For too long they have just released incremental, minor upgrades. They haven't really produced anything earth shattering. They release i7's with huge areas of the die devoted to graphics that many won't use. When they do nix the graphics and add more cores they charge a fortune for it. If you want my money you need to do better than a 10-12% increase in performance.
I just built a new desktop after maybe 5 years with the old one. I went with the amd 8350, not because I am a fan but because the MB, SSD, RAM, antex case, psu, CPU and gfx card came to about $400 in a sale. It's not as fast as an i7, but for lightroom, coupled with the ssd, it's plenty fast enough. It has also saved me a fortune on the heating bill. The AMD isn't better but for the $125 I paid for it I don't have buyers remorse, it combined with an ssd made the better choice then even an i5 for the same total cost.
I respect intels play it safe approach with (mostly) regular release cycles but I think the lack of serious high end competition from AMD has allowed them to rest on their laurels. I would have liked to see them be brave and ditch an upgrade cycle since they keep slipping and bring forward skylake. I'm looking to get a tablet soon and I would love a goldmont chip to be in it but thats probably not going to be for ages. So I will wait, perhaps by then AMD will be using 16nm and be able to compete a little better?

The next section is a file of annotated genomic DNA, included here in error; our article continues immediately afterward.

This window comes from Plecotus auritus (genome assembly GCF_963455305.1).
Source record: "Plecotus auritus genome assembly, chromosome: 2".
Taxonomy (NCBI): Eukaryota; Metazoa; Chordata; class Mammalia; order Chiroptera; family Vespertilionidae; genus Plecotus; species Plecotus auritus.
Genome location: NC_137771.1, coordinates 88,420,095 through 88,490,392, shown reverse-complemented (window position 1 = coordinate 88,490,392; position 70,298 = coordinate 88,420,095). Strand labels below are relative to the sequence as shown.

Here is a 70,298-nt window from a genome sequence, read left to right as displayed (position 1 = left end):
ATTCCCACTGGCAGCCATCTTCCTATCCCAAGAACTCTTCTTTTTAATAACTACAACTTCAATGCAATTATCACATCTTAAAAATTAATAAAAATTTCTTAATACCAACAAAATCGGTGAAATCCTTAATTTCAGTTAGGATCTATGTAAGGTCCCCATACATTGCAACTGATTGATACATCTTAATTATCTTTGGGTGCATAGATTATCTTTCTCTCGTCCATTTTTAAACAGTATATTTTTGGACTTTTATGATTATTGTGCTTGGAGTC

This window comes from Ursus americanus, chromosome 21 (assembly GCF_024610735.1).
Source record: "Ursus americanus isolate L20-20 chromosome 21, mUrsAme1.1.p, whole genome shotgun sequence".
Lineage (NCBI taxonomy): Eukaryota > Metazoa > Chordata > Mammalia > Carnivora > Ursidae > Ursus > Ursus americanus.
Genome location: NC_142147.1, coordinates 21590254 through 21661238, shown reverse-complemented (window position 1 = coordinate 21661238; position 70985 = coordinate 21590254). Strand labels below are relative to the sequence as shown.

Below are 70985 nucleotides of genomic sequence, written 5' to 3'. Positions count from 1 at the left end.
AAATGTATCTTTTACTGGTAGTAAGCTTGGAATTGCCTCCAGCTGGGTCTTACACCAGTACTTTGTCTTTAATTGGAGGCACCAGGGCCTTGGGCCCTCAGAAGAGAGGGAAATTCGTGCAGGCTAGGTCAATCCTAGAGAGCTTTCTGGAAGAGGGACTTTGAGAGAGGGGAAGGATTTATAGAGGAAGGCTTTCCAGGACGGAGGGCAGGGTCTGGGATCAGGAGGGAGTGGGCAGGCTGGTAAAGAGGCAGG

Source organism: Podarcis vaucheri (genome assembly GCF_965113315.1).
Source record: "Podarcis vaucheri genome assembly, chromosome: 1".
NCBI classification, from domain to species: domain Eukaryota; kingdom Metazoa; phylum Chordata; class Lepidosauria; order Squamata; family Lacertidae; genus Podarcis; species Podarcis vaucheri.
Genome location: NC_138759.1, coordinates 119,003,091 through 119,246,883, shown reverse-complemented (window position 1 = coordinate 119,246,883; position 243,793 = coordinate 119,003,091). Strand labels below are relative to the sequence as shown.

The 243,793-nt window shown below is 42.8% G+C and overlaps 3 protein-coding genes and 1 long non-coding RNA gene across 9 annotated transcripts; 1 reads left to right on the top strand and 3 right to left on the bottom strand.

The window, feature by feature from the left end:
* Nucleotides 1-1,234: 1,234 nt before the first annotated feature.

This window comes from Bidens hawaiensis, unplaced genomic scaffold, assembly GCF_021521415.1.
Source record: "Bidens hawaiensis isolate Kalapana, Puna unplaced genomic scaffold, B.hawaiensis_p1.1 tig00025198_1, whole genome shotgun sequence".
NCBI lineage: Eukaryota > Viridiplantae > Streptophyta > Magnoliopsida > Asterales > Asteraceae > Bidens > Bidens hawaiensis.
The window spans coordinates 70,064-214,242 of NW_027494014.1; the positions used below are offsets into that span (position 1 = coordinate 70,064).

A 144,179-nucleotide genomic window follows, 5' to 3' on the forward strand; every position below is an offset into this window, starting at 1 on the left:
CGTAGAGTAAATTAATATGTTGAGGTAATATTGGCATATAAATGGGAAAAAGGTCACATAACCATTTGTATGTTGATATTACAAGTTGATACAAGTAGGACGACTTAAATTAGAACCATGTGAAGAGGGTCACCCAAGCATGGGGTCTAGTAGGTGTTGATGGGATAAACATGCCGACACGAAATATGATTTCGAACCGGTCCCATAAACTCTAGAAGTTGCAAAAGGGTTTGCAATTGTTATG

Spending $700 - $1000 on a new desktop is a fairly serious commitment, if you want to get people to spend it you have to deliver a decent jump. It's too easy to look at what you have already and go it's just not worth the cost for a modest speed bump. ymmv